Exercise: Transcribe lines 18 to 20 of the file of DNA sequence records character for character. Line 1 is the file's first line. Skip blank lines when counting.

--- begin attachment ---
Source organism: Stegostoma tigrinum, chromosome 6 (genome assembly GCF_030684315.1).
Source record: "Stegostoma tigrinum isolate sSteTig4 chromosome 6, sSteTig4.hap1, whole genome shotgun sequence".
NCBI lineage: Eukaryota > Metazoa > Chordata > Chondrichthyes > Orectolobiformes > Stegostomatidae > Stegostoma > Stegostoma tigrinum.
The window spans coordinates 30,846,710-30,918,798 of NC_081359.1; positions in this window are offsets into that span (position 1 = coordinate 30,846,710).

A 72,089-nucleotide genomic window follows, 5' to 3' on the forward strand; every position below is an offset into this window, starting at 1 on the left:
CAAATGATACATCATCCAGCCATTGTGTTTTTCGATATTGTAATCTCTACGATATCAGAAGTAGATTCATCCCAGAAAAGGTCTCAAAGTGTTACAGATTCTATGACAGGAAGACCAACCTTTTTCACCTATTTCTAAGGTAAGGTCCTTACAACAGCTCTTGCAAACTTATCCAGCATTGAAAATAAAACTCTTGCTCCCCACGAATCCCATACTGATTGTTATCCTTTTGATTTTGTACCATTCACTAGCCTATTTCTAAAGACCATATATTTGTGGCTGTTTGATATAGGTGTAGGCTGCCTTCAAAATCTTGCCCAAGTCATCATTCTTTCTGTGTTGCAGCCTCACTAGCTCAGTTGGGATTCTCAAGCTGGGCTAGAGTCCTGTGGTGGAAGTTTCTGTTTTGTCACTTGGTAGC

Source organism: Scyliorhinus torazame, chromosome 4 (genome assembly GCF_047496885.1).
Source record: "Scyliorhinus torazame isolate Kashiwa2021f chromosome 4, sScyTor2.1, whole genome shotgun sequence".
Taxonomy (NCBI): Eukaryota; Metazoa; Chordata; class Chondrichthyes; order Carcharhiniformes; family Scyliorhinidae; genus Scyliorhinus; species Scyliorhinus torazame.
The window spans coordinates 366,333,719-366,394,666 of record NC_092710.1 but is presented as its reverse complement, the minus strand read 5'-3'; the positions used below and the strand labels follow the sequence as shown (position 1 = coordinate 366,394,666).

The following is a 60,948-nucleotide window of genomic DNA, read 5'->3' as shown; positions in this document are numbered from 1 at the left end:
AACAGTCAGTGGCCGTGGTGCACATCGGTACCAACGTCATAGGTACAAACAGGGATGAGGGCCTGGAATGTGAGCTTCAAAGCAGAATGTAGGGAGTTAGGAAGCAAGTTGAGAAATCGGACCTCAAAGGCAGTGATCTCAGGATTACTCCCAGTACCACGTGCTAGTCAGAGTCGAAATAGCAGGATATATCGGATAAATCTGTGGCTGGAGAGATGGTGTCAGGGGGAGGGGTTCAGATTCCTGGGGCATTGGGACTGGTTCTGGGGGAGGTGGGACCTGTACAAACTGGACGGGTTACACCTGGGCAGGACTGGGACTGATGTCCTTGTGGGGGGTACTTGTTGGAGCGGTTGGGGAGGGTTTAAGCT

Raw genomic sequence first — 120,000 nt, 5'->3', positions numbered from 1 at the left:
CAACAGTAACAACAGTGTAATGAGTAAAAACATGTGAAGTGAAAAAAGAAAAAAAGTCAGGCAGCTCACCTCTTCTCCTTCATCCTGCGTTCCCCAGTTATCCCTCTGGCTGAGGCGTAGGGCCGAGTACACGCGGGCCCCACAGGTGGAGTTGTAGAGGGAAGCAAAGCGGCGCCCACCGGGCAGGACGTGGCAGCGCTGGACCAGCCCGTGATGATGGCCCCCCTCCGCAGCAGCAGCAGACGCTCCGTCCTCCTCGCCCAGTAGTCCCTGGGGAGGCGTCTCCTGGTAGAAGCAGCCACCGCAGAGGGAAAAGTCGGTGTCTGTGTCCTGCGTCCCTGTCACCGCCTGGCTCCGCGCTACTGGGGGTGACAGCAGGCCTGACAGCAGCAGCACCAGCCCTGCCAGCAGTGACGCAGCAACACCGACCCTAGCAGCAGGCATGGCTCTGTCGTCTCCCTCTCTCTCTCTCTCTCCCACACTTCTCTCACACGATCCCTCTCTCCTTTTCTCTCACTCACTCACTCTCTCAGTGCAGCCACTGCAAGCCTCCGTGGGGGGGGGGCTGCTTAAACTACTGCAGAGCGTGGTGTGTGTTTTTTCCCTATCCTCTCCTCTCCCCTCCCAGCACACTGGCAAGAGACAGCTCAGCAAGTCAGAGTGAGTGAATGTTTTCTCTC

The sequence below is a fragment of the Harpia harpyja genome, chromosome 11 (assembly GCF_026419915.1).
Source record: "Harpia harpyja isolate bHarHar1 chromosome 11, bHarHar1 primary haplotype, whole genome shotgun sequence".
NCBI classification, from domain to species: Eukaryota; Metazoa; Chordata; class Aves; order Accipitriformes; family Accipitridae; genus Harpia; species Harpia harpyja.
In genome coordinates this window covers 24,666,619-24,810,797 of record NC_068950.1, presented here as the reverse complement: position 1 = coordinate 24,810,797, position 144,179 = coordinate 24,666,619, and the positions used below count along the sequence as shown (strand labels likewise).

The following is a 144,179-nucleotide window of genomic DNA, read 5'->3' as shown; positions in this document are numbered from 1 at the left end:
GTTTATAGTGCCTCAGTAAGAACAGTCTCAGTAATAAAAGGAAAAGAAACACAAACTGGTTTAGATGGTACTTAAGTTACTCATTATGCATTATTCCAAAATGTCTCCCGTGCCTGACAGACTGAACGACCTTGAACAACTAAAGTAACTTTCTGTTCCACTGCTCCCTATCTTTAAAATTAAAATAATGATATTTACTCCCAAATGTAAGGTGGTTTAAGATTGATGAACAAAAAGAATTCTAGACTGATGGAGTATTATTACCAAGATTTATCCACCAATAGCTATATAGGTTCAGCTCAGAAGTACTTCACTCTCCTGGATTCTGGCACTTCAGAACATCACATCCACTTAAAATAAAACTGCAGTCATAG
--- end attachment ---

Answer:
In genome coordinates this window covers 24,666,619-24,810,797 of record NC_068950.1, presented here as the reverse complement: position 1 = coordinate 24,810,797, position 144,179 = coordinate 24,666,619, and the positions used below count along the sequence as shown (strand labels likewise).

The following is a 144,179-nucleotide window of genomic DNA, read 5'->3' as shown; positions in this document are numbered from 1 at the left end:
GTTTATAGTGCCTCAGTAAGAACAGTCTCAGTAATAAAAGGAAAAGAAACACAAACTGGTTTAGATGGTACTTAAGTTACTCATTATGCATTATTCCAAAATGTCTCCCGTGCCTGACAGACTGAACGACCTTGAACAACTAAAGTAACTTTCTGTTCCACTGCTCCCTATCTTTAAAATTAAAATAATGATATTTACTCCCAAATGTAAGGTGGTTTAAGATTGATGAACAAAAAGAATTCTAGACTGATGGAGTATTATTACCAAGATTTATCCACCAATAGCTATATAGGTTCAGCTCAGAAGTACTTCACTCTCCTGGATTCTGGCACTTCAGAACATCACATCCACTTAAAATAAAACTGCAGTCATAG